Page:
Criminals deserves Corporal Punishment?

Some members of the community says mob justice is the way to go to eliminate criminals and reduces criminal activities they perform on a daily basis.  The “punishments,” which often result in death, regular occur in the impoverished townships across the country.

Letlhabile and Oukasie are some of the areas where crime rates are higher, people are taking matters into their own hands, despite police calls to hold back.  They believe that this is the only way they can deal with the criminals

We visited Letlhabile and Oukasie, sprawling townships just outside the Brits Central Business District.  Here, all the residents we met spoke of the high crime rate coupled with the apparent inability of the police to deal with cases. Many preferred to turn to the community thugs to sort out their problems rather than rely on the police.  Although some thought that the establishment of the community policing forum would also assist in the fight against the criminal elements.

In some areas, CPF programs are underway and the community is in the process of establishing more CPF members which they believe that they will be able to deal with crimes in the areas. While the process of CPF establishment is underway, criminals continue roaming around and terrorising the innocent.  During our visit, we were shown incident after incident, recorded on mobile phones or cameras, which demonstrated just how the community dished out their punishments. In one incident, a man from the same area is seen half naked and bleeding, sitting in the centre of a pack of men and women who were fuming with anger saying that he has stolen a cellphone and he needs to be taught a lesson.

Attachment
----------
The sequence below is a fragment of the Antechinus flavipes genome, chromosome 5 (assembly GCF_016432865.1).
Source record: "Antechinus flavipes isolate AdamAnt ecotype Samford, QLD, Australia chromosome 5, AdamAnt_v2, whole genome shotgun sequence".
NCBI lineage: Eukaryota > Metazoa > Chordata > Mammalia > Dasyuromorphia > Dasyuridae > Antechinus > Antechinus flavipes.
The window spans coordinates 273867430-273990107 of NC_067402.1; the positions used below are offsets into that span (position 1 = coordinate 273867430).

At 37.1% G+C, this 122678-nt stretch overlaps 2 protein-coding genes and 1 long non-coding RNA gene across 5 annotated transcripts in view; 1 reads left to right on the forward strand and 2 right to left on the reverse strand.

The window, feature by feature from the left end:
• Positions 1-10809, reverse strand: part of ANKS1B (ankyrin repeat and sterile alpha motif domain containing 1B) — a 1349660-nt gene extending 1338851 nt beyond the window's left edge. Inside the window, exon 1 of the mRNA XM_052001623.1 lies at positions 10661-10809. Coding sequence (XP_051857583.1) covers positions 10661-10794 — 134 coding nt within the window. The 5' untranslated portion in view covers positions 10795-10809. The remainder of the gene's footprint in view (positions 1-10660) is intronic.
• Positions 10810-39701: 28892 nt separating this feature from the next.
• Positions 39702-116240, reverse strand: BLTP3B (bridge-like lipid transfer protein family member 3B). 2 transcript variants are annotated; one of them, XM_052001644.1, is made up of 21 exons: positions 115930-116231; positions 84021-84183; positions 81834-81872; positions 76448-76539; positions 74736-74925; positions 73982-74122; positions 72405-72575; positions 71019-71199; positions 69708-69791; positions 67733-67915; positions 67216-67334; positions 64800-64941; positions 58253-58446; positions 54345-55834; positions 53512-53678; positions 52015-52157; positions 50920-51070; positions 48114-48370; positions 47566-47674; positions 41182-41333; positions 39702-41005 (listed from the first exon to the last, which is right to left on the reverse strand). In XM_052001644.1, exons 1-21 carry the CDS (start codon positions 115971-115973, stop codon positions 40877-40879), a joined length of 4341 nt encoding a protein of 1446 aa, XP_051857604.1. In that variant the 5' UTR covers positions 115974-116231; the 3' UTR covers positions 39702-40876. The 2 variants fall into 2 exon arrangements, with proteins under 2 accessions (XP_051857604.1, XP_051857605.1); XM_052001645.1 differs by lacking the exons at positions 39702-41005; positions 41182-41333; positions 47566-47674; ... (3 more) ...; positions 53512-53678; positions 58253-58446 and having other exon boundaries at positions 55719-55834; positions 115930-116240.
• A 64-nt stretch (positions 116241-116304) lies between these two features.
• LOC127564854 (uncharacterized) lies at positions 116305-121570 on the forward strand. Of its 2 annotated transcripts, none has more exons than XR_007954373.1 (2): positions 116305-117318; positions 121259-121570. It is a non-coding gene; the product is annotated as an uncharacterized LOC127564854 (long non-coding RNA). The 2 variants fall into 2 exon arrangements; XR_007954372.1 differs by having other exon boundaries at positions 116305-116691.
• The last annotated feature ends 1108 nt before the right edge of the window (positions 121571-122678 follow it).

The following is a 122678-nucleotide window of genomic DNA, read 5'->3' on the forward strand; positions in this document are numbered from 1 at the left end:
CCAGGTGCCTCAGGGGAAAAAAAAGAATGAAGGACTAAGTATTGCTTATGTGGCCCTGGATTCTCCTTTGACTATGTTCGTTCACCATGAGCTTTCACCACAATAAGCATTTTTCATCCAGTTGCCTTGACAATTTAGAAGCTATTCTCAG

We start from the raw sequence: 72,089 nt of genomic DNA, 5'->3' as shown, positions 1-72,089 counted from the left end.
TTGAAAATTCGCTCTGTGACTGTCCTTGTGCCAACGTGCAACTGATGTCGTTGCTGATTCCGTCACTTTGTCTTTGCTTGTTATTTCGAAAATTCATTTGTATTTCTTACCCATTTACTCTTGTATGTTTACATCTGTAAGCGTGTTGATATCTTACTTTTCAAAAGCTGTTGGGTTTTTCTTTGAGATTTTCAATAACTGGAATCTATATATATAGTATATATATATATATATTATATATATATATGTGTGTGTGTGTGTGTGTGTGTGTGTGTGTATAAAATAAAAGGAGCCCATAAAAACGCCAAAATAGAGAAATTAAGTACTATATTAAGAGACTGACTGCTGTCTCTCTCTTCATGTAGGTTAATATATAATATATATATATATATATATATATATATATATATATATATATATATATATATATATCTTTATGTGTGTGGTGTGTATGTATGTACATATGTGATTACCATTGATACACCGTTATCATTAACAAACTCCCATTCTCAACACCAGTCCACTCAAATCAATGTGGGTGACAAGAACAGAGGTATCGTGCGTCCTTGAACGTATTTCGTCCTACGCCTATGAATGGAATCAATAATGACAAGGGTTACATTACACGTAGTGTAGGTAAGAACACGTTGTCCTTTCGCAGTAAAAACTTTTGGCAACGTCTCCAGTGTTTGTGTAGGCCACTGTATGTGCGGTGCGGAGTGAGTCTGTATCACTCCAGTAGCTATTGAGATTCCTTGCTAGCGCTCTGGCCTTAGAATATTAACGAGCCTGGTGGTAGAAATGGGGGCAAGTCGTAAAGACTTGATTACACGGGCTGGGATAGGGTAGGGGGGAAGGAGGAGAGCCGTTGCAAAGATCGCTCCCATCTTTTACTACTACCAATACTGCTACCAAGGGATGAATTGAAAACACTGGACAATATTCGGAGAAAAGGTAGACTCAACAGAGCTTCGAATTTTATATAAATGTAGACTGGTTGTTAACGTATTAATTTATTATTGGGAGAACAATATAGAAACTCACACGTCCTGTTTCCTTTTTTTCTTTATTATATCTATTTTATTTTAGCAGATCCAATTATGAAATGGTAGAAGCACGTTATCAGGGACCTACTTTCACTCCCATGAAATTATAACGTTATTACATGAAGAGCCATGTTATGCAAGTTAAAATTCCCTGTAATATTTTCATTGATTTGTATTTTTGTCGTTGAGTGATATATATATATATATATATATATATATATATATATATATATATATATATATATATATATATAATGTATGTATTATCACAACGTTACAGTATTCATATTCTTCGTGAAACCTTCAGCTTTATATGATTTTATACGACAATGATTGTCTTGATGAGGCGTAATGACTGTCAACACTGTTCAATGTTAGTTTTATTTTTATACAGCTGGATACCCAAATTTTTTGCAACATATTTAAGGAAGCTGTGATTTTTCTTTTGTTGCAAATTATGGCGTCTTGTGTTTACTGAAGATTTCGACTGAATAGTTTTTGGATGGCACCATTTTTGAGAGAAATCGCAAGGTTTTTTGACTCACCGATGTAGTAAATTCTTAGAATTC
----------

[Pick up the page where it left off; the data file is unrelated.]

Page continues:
The men around him are clearly holding sticks, some have stones and others have bricks in their hands.  The man is pelted with rocks which bounce off his head and his bare back.  He is kicked and whipped and when he tries to run away, he’s felled and yet more stones are thrown at him. They leave him to recover and then he’s hauled in front of the mob again only to be beaten further.  He was saved by his two friends a his mother who came in and pleaded with the mob that he heard enough. In one of the  incidents, two women whipped a man, accused of stealing a number of items and involved in a number of rape cases.  He was whipped deliberately aiming for his genitalia as the crowd yells encouragement to them.

This in most cases result in death or permanent damage.  Witnesses told us that he had lost consciousness by the time the police and medics arrived and he died in hospital.  I asked several of the residents if they agreed with this form of justice. They all do, to every man and woman we asked. Some reiterated that if someone broke into your house or attacked you, who would you call. They call the community to deal with the criminal.  They say if the police arrest them, they will only be freed and then they may come back to hunt them. But if they blow their whistles, the community will come and deal with the perpetrators.  Justice requires that bad actions bring bad consequences on the agent.  It’s argued that the desire for justice is merely emotional and instinctive, but even if that were true it wouldn’t rationally mean it should be disregarded. People often claim that if our punishments were based purely on deterrence they would be milder, but I don’t think this can be rationally justified. If we are only concerned about deterrence we will not wait until people actually commit crimes, but incarcerate anyone who looks likely to offend.

Indeed, we may inflict severe public punishment on people we secretly know to be innocent simply to achieve the required shock and awe. It’s suggested that unjust punishment is an offence against human rights: maybe, but how much worse to deprive human beings of the right to be considered responsible agents? Retribution, or justice, recognises that people deserve to be judged on their acts, not their propensities, and that their dignity as agents deserves respect. I should rather be flogged than enslaved. Corporal punishment is best defined as the use of physical pain, injury, discomfort or humiliation to penalise unruly or criminal behaviour. It has been widely applied in the context of criminal justice throughout human history. Where liberal democracies now overwhelmingly favour custodial sentences as a response to criminality, sentences incorporating flogging, whipping, beating and disfigurement were much more common before the nineteenth century.